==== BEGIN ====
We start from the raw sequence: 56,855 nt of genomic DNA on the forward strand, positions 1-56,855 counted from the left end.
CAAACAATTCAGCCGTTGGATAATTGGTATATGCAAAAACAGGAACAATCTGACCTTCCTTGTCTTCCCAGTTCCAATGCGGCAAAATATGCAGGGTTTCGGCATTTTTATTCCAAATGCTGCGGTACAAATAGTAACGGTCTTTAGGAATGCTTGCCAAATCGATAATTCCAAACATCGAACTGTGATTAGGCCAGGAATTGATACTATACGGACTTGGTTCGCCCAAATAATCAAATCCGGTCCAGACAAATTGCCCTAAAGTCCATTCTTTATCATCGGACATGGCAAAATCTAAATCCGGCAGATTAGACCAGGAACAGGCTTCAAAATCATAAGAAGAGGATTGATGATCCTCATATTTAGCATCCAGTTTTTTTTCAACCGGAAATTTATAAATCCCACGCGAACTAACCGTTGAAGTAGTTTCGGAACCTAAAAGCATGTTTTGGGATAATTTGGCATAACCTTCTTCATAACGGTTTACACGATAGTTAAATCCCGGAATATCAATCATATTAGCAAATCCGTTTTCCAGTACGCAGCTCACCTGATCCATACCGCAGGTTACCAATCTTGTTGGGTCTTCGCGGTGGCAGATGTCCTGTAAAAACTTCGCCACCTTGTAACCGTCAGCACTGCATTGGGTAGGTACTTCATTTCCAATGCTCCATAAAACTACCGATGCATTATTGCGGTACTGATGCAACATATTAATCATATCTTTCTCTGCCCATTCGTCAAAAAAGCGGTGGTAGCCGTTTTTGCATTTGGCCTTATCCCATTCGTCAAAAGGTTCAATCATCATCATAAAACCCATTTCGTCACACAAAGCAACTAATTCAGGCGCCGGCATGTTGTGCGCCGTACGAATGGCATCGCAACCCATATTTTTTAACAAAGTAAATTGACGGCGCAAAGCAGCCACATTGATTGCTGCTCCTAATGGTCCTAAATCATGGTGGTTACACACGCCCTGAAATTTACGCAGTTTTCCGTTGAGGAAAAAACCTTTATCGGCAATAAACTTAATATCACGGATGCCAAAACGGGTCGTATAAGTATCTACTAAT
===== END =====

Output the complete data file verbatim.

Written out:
We start from the raw sequence: 56,855 nt of genomic DNA on the forward strand, positions 1-56,855 counted from the left end.
CAAACAATTCAGCCGTTGGATAATTGGTATATGCAAAAACAGGAACAATCTGACCTTCCTTGTCTTCCCAGTTCCAATGCGGCAAAATATGCAGGGTTTCGGCATTTTTATTCCAAATGCTGCGGTACAAATAGTAACGGTCTTTAGGAATGCTTGCCAAATCGATAATTCCAAACATCGAACTGTGATTAGGCCAGGAATTGATACTATACGGACTTGGTTCGCCCAAATAATCAAATCCGGTCCAGACAAATTGCCCTAAAGTCCATTCTTTATCATCGGACATGGCAAAATCTAAATCCGGCAGATTAGACCAGGAACAGGCTTCAAAATCATAAGAAGAGGATTGATGATCCTCATATTTAGCATCCAGTTTTTTTTCAACCGGAAATTTATAAATCCCACGCGAACTAACCGTTGAAGTAGTTTCGGAACCTAAAAGCATGTTTTGGGATAATTTGGCATAACCTTCTTCATAACGGTTTACACGATAGTTAAATCCCGGAATATCAATCATATTAGCAAATCCGTTTTCCAGTACGCAGCTCACCTGATCCATACCGCAGGTTACCAATCTTGTTGGGTCTTCGCGGTGGCAGATGTCCTGTAAAAACTTCGCCACCTTGTAACCGTCAGCACTGCATTGGGTAGGTACTTCATTTCCAATGCTCCATAAAACTACCGATGCATTATTGCGGTACTGATGCAACATATTAATCATATCTTTCTCTGCCCATTCGTCAAAAAAGCGGTGGTAGCCGTTTTTGCATTTGGCCTTATCCCATTCGTCAAAAGGTTCAATCATCATCATAAAACCCATTTCGTCACACAAAGCAACTAATTCAGGCGCCGGCATGTTGTGCGCCGTACGAATGGCATCGCAACCCATATTTTTTAACAAAGTAAATTGACGGCGCAAAGCAGCCACATTGATTGCTGCTCCTAATGGTCCTAAATCATGGTGGTTACACACGCCCTGAAATTTACGCAGTTTTCCGTTGAGGAAAAAACCTTTATCGGCAATAAACTTAATATCACGGATGCCAAAACGGGTCGTATAAGTATCTACTAAT